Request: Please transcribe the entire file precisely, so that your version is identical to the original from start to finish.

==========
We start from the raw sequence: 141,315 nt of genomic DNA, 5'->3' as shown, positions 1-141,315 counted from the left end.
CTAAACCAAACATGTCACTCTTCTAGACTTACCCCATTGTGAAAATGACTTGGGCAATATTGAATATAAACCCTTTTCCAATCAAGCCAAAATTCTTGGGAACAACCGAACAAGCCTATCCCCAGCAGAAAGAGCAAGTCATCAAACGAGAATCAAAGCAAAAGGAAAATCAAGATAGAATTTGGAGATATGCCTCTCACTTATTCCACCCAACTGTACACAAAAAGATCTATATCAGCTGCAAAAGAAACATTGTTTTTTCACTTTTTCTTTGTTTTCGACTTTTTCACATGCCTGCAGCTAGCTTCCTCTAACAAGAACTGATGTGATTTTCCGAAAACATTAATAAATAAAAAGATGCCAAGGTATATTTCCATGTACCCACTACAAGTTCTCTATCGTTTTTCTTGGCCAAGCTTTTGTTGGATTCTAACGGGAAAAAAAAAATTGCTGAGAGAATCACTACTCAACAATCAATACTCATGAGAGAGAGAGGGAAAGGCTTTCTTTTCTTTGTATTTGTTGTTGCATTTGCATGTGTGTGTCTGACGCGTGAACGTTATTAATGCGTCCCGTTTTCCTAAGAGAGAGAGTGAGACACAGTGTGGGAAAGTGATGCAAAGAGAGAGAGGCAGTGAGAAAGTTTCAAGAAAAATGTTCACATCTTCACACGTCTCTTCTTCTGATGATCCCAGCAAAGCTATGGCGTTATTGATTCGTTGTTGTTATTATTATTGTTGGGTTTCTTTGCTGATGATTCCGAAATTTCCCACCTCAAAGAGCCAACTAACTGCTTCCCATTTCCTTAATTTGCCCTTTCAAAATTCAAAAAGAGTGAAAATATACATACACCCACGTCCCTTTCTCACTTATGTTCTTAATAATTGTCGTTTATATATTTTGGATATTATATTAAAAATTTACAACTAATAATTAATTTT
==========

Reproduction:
We start from the raw sequence: 141,315 nt of genomic DNA, 5'->3' as shown, positions 1-141,315 counted from the left end.
CTAAACCAAACATGTCACTCTTCTAGACTTACCCCATTGTGAAAATGACTTGGGCAATATTGAATATAAACCCTTTTCCAATCAAGCCAAAATTCTTGGGAACAACCGAACAAGCCTATCCCCAGCAGAAAGAGCAAGTCATCAAACGAGAATCAAAGCAAAAGGAAAATCAAGATAGAATTTGGAGATATGCCTCTCACTTATTCCACCCAACTGTACACAAAAAGATCTATATCAGCTGCAAAAGAAACATTGTTTTTTCACTTTTTCTTTGTTTTCGACTTTTTCACATGCCTGCAGCTAGCTTCCTCTAACAAGAACTGATGTGATTTTCCGAAAACATTAATAAATAAAAAGATGCCAAGGTATATTTCCATGTACCCACTACAAGTTCTCTATCGTTTTTCTTGGCCAAGCTTTTGTTGGATTCTAACGGGAAAAAAAAAATTGCTGAGAGAATCACTACTCAACAATCAATACTCATGAGAGAGAGAGGGAAAGGCTTTCTTTTCTTTGTATTTGTTGTTGCATTTGCATGTGTGTGTCTGACGCGTGAACGTTATTAATGCGTCCCGTTTTCCTAAGAGAGAGAGTGAGACACAGTGTGGGAAAGTGATGCAAAGAGAGAGAGGCAGTGAGAAAGTTTCAAGAAAAATGTTCACATCTTCACACGTCTCTTCTTCTGATGATCCCAGCAAAGCTATGGCGTTATTGATTCGTTGTTGTTATTATTATTGTTGGGTTTCTTTGCTGATGATTCCGAAATTTCCCACCTCAAAGAGCCAACTAACTGCTTCCCATTTCCTTAATTTGCCCTTTCAAAATTCAAAAAGAGTGAAAATATACATACACCCACGTCCCTTTCTCACTTATGTTCTTAATAATTGTCGTTTATATATTTTGGATATTATATTAAAAATTTACAACTAATAATTAATTTT